This documentation is a work in progress and subject to change.

API Documentation

GeoSearch Endpoints

  • Search – Forward geocoding to find a place by address or name (more precise than autocomplete)
  • Autocomplete – Real-time result suggestions without having to type the whole location (much faster than search)

Since GeoSearch is based on Pelias, see that documentation for more details.

All GeoSearch requests share the same format:

https://geosearch.planninglabs.nyc/v1/search?text=120 broadway
\______/\________________________/\__/\____/\________________/
   |               |               /     \           |
 scheme         domain       version     path      query

Which endpoint should I use?

Use the /autocomplete endpoint when the UI detects a user is typing. When a user pastes a complete address, the more precise /search endpoint should be used.

Search

Search only requires one parameter, the text you want to match in an address or place name. Just build a query where the text parameter is set to the place you want to find.

https://geosearch.planninglabs.nyc/v1/search?text=120 Bro

The example above returns a GeoJSON file containing the best matching results for the text 120 Bro. You’ll find the name of each matched locations in a property named label.

Spelling matters, but not capitalization. You can type broadway, Broadway, or even bRoAdWaY.

Results count

By default, the /search endpoint return 10 places. If you want a different number of results, set the size parameter to the desired number.

https://geosearch.planninglabs.nyc/v1/search?text=120 Bro&size=1
https://geosearch.planninglabs.nyc/v1/search?text=120 Bro&size=25

Other parameters

Since GeoSearch data is specific to New York City, not all parameters available in Pelias work the same. However, there are some other parameters that might be used to refine your search:


Autocomplete

You can use the /autocomplete endpoint alongside /search to enable real-time feedback, helping users quickly find what they are looking for without specifying their full search terms. This is typically implemented with a drop-down list allowing users to choose from a list of search options.

To build a query with autocomplete, you need a text parameter, representing what a user has typed into your application.

https://geosearch.planninglabs.nyc/v1/autocomplete?text=120 Bro

Local focus

The /autocomplete endpoint can promote nearby results to the top of the list, while still allowing matches from farther away to be visible.

To focus your search based upon a geographical area, such as the center of the user's map or at the device's GPS location, supply the parameters focus.point.lat and focus.point.lon. This boosts locally relevant results higher.

This query for 100 Broadway returns Manhattan first:
https://geosearch.planninglabs.nyc/v1/autocomplete?text=100 East Broadway
And this query for 100 Broadway returns Staten Island first:
https://geosearch.planninglabs.nyc/v1/autocomplete?text=100 East Broadway&focus.point.lat=40.5693781&focus.point.lon=-74.1322297

User Experience

There are pitfalls to watch out for when implementing a client-side typeahead solution:

Requests must be throttled

Since autocomplete requests generally correspond directly to user input, it’s important to account for fast typers and throttle requests when using the autocomplete endpoint. Some devices and networks (for example, mobile phones on a slow connection) may respond poorly when too many requests are sent too quickly, so be sure to do some testing on your own.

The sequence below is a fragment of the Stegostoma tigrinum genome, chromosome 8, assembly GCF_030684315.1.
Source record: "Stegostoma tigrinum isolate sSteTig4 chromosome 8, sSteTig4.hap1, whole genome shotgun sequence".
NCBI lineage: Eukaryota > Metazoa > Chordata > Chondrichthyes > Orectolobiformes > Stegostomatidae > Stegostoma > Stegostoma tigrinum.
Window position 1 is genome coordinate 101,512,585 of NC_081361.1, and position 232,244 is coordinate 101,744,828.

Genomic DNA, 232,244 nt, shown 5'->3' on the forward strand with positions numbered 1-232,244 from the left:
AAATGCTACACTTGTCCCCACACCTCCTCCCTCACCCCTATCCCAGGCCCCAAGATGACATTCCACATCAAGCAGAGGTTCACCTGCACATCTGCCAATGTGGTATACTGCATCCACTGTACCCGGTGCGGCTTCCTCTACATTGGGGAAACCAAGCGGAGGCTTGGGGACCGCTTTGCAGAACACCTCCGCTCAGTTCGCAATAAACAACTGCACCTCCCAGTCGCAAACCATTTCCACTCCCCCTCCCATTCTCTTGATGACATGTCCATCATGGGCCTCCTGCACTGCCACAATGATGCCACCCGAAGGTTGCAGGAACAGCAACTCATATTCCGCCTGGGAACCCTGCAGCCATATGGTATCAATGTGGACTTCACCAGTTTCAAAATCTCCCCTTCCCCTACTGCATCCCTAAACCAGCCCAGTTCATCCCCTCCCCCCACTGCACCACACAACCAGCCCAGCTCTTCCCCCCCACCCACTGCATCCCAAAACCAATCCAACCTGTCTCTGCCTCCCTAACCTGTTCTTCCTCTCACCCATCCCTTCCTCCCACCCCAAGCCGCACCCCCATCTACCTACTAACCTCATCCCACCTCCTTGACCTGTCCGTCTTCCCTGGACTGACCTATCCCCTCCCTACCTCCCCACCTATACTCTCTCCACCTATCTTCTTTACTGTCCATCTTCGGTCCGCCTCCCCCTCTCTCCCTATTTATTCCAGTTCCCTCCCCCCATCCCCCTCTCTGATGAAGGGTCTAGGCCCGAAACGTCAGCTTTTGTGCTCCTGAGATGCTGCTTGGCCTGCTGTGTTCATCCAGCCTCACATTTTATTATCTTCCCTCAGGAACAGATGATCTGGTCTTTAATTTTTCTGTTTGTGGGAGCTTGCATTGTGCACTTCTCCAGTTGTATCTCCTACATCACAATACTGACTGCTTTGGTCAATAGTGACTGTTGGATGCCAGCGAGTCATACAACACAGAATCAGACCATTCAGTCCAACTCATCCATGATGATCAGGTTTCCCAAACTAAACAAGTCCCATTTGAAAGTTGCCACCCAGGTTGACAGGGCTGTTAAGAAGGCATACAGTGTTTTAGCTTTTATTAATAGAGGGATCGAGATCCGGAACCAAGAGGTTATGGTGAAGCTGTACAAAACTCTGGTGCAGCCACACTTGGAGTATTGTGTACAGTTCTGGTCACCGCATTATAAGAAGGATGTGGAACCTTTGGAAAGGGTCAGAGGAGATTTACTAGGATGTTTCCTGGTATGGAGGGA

Responses are asynchronous

This means you cannot be sure responses will be returned in the same order they were requested. If you were to send two queries synchronously, first 'Bro' then 'Broadway', you may find the 'Broadway' response would arrive before the 'Bro' response. This will result in a quick flash of 'Broadway' results followed by the results for 'Bro', which can confuse the user.

Available autocomplete parameters

ParameterTypeRequiredExample
textstring Yes120 Broadway
focus.point.latfloating point number No48.581755
focus.point.lonfloating point number No7.745843
boundary.rect.min_lonfloating point number No139.2794
boundary.rect.max_lonfloating point number No140.1471
boundary.rect.min_latfloating point number No35.53308
boundary.rect.max_latfloating point number No35.81346

Results

Results from GeoSearch are GeoJSON. The top-level structure to every response looks like this:

{
"geocoding":{...},
"type":"FeatureCollection",
"features":[...],
"bbox":[...]
}

Features

The features property is where you’ll find the list of places that best matched your input parameters. Each item in this list will contain human-readable information in its properties block, as well as computer-friendly coordinates in its geometry property (in longitude, latitude order).

  • Name – The name is a short description of the location—either the house number and street, or name of the non-addressable place.

  • Label – The label is a human-friendly representation of the place, with the most complete details, that is ready to be displayed to an end user.

  • Confidence – The confidence score in the /search endpoint is an estimation of how accurately the result matches the query. It primarily takes into account how well properties in the result match what was expected from parsing the input text.

Bounding box

The bbox property describes the geographic extent of the entire FeatureCollection.